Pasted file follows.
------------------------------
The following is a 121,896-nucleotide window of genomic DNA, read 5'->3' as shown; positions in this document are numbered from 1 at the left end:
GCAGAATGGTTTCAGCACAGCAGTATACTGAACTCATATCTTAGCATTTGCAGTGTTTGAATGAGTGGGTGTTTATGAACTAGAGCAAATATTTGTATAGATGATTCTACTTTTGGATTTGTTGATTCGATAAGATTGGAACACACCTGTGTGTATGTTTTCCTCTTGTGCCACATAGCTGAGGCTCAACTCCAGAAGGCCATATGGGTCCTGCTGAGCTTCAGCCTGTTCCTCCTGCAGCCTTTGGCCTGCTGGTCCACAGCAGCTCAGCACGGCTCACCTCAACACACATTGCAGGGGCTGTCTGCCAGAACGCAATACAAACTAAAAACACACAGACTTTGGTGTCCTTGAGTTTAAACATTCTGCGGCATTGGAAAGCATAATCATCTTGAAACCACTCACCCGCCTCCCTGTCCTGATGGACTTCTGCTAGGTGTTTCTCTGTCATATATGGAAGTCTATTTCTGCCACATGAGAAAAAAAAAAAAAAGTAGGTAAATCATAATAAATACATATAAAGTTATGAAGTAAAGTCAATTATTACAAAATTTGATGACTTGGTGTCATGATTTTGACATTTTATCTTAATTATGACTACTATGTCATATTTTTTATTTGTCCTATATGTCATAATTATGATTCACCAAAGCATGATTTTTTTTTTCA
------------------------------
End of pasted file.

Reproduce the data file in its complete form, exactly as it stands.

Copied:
The following is a 121,896-nucleotide window of genomic DNA, read 5'->3' as shown; positions in this document are numbered from 1 at the left end:
GCAGAATGGTTTCAGCACAGCAGTATACTGAACTCATATCTTAGCATTTGCAGTGTTTGAATGAGTGGGTGTTTATGAACTAGAGCAAATATTTGTATAGATGATTCTACTTTTGGATTTGTTGATTCGATAAGATTGGAACACACCTGTGTGTATGTTTTCCTCTTGTGCCACATAGCTGAGGCTCAACTCCAGAAGGCCATATGGGTCCTGCTGAGCTTCAGCCTGTTCCTCCTGCAGCCTTTGGCCTGCTGGTCCACAGCAGCTCAGCACGGCTCACCTCAACACACATTGCAGGGGCTGTCTGCCAGAACGCAATACAAACTAAAAACACACAGACTTTGGTGTCCTTGAGTTTAAACATTCTGCGGCATTGGAAAGCATAATCATCTTGAAACCACTCACCCGCCTCCCTGTCCTGATGGACTTCTGCTAGGTGTTTCTCTGTCATATATGGAAGTCTATTTCTGCCACATGAGAAAAAAAAAAAAAAGTAGGTAAATCATAATAAATACATATAAAGTTATGAAGTAAAGTCAATTATTACAAAATTTGATGACTTGGTGTCATGATTTTGACATTTTATCTTAATTATGACTACTATGTCATATTTTTTATTTGTCCTATATGTCATAATTATGATTCACCAAAGCATGATTTTTTTTTTCA